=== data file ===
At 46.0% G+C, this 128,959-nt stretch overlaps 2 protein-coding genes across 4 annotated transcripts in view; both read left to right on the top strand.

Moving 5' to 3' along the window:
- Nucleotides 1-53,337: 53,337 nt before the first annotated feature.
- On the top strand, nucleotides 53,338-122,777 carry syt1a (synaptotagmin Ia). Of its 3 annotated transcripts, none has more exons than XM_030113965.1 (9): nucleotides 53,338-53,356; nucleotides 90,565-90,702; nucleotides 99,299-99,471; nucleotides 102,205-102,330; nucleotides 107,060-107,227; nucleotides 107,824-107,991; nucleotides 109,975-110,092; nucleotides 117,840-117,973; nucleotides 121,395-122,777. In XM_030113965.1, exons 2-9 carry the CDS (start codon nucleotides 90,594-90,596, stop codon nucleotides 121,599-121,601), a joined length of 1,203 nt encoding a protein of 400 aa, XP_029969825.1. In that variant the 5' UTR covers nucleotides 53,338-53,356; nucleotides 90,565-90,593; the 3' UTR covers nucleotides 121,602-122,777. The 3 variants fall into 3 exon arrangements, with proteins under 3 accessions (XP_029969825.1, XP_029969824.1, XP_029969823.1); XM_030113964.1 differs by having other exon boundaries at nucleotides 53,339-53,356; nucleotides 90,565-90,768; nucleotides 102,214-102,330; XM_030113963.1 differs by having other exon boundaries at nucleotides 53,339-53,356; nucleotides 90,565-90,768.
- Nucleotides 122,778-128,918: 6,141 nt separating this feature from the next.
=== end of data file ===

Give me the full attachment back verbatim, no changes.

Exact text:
At 46.0% G+C, this 128,959-nt stretch overlaps 2 protein-coding genes across 4 annotated transcripts in view; both read left to right on the top strand.

Moving 5' to 3' along the window:
- Nucleotides 1-53,337: 53,337 nt before the first annotated feature.
- On the top strand, nucleotides 53,338-122,777 carry syt1a (synaptotagmin Ia). Of its 3 annotated transcripts, none has more exons than XM_030113965.1 (9): nucleotides 53,338-53,356; nucleotides 90,565-90,702; nucleotides 99,299-99,471; nucleotides 102,205-102,330; nucleotides 107,060-107,227; nucleotides 107,824-107,991; nucleotides 109,975-110,092; nucleotides 117,840-117,973; nucleotides 121,395-122,777. In XM_030113965.1, exons 2-9 carry the CDS (start codon nucleotides 90,594-90,596, stop codon nucleotides 121,599-121,601), a joined length of 1,203 nt encoding a protein of 400 aa, XP_029969825.1. In that variant the 5' UTR covers nucleotides 53,338-53,356; nucleotides 90,565-90,593; the 3' UTR covers nucleotides 121,602-122,777. The 3 variants fall into 3 exon arrangements, with proteins under 3 accessions (XP_029969825.1, XP_029969824.1, XP_029969823.1); XM_030113964.1 differs by having other exon boundaries at nucleotides 53,339-53,356; nucleotides 90,565-90,768; nucleotides 102,214-102,330; XM_030113963.1 differs by having other exon boundaries at nucleotides 53,339-53,356; nucleotides 90,565-90,768.
- Nucleotides 122,778-128,918: 6,141 nt separating this feature from the next.